We left Cedar Rapids in the late morning and took back roads through more very Midwestern countryside. We drove through the Amana Colonies, but they were a bit off the road, so we couldn't really see them. The Amana Colonies sort of confuse me; they are another religious community that some confuse with the Amish, but in 1932 they gave up their old-timey ways and their communal style so I'm not sure how different they are from everyone else anymore. I think they still speak a German dialect, though. According to the pamphlet I read in Kolona, they are a Lutheran sect that believes in mystical, individual communications with God. Or something like that; I could have that completely wrong. It sounded vaguely Quakerly.

We also drove through Grinnell and past the college there, but there wasn't a whole lot to take pictures of.

Outside of Des Moines we stopped in Prairie City, which is home to a wildlife refuge where they are restoring the original tall grass prairie that preceded all of the agriculture. My mom had been here a year ago, last time she was in Iowa, and wanted to stop again.

Coming through Prairie City, I saw this sign for gas at $2.66/galloon. We were at half a tank, so I figured at that price I would have to fill up. I also took this picture, because I wasn't convinced that I would see gas this cheap again (I saw gas for $3.58 in Chicago, by the way, to show the range of prices). It turned out that about 500 meters up the road gas was priced $2.65, and outside of Des Moines it was $2.62.

But none of those gas stations were as cool as this one. At first we couldn't figure out how to pay; we didn't think there was a credit card reader, and the only store, as you can see, was actually across the road from the gas station. We ended up finding a credit card machine, though, so we just used that.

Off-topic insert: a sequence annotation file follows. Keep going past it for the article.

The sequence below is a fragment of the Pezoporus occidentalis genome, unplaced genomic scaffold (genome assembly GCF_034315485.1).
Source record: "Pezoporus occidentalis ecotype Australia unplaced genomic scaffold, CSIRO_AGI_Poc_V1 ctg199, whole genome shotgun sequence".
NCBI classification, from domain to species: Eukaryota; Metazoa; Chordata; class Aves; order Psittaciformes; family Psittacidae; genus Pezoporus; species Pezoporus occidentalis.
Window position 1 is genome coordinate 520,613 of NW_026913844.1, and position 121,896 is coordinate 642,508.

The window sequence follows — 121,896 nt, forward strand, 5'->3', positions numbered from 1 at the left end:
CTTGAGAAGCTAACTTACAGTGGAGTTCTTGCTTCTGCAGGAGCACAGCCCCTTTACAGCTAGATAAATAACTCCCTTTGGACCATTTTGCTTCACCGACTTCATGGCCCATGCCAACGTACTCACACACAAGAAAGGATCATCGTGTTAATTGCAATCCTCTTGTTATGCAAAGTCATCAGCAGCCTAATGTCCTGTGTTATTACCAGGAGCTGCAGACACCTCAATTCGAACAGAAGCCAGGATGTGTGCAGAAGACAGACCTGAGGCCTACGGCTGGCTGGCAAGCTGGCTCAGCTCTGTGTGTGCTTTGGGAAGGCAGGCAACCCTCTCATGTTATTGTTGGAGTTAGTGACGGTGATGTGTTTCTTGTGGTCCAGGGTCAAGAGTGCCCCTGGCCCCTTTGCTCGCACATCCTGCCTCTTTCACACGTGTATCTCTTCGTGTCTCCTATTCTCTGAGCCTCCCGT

More photos from the gas station: the grain silos and the water tower in Prairie City, two key landmarks in any rural Midwestern town.

The wildlife refuge itself was nice, although we were a bit pressed for time and were only able to go on a short walk. We also drove through the portion where the bison and elk were supposed to be, but didn't see any. The whole thing is not so different from the Niobrara Wildlife Refuge

Long grass prairie on a cloudy day.

This hawk was circling around us for a while, at one point coming very close to us. These were the best pictures I could get, though.

The real goal today was the Iowa State Fair, which was quite an experience. I'm going to leave that for a separate entry while I'll put up once I get to Omaha.

The State Fair was actually east of Des Moines itself, so we didn't see Des Moines until after we left the Fair for the evening. I have to say I was a bit underwhelmed. Des Moines reminds me a lot of Hartford: it is a decently sized regional city, and it looks like a city. And yet on a Saturday afternoon it is unbelievably empty: no traffic, no pedestrians. It seemed a bit like a ghost town. Of course, I hardly got a look around; my chief activity is Des Moines has been lounging in the hotel hot tub.

Des Moines, as seen from the 25th floor of the Marriott.